After years of speculation and three months after Facebook officially registered to go public, the social giant has set a pricing range on its highly anticipated IPO, set to take place on place on May 18th according to industry watchers.
Facebook shares will be priced at $28 to $35 when it goes public, according to documents filed with the SEC, resulting in a record-setting valuation of up to $96 billion. Facebook expects the IPO to pad its war chest by $5.6 billion, assuming a split-the-difference price of $31.50 per share.
Founder and CEO Mark Zuckerberg’s stake in the company may be worth as much as $18.7 billion when the stock begins trading, according to the Wall Street Journal. After the IPO, he will retain control over Facebook’s fate with roughly 57 percent of shareholder voting power.
Despite an public offering that stands to eclipse the Wall Street debut of any American company, including Google’s IPO in 2004, Facebook warns that a turbulent technology market — one that’s being roiled by a flood of mobile devices and services — could lead to a reversal of fortune.
In terms of reach and engagement, Facebook is the envy of the industry. The company reported to the SEC that as of March 2012, it had 526 million daily active users on average, a 41 percent increase over the 372 million daily active users it logged in March 2011.
Facebook had 901 million active users as of March 31, 2012 — 488 million of which used its mobile products to connect with the service. And the company expects its mobile user base to keep growing and present a challenge, that by its own admission, may prove tricky to navigate.
In its latest SEC filing, Facebook wrote, “Growth in use of Facebook through our mobile products, where our ability to monetize is unproven, as a substitute for use on personal computers may negatively affect our revenue and financial results.”
Advertising is Facebook’s primary moneymaker. In the quarter ending March 31, 2012, the company booked over $1 billion in revenues, compared to $731 during the same period a year ago. After tax net income was $205 million in the quarter ending March 31, 2012 versus $233 million last year, indicating that a less robust mobile advertising platform is starting to eat into its margins.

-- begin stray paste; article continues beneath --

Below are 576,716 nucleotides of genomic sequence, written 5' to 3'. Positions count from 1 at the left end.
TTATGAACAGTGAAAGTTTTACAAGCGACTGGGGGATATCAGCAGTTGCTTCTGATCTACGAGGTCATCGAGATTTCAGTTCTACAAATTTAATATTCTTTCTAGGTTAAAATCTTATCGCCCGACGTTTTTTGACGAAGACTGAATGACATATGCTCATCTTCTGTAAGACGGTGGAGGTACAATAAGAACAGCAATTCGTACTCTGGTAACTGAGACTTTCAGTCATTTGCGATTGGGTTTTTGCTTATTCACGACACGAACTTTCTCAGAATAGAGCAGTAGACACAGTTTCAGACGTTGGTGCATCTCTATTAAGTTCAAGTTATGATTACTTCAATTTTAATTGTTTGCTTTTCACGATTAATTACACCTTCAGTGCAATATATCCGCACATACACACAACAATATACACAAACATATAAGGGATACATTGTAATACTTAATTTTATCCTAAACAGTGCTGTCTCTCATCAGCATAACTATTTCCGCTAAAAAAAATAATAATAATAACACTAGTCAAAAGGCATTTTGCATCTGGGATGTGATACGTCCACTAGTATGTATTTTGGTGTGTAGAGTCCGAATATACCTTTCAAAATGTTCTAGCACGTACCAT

Compared to the desktop browser experience, Facebook currently employs a light touch when it comes to advertising to its mobile users. While it’s experimenting with ways to make its mobile products more advertiser friendly, there is no guarantee it will succeed.
Facebook writes, “we do not currently directly generate any meaningful revenue from the use of Facebook mobile products, and our ability to do so successfully is unproven. Accordingly, if users increasingly access Facebook mobile products as a substitute for access through personal computers, and if we are unable to successfully implement monetization strategies for our mobile users, or if we incur excessive expenses in this effort, our financial performance and ability to grow revenue would be negatively affected.”
Even if Facebook succeeds in mobile advertising, factors beyond its control could negatively impact the company.
“We are dependent on the interoperability of Facebook with popular mobile operating systems that we do not control, such as Android and iOS, and any changes in such systems that degrade our products’ functionality or give preferential treatment to competitive products could adversely affect Facebook usage on mobile devices,” states Facebook.
Given how quickly mobile platforms are evolving — not to mention the whims of network carriers — it’s a valid concern.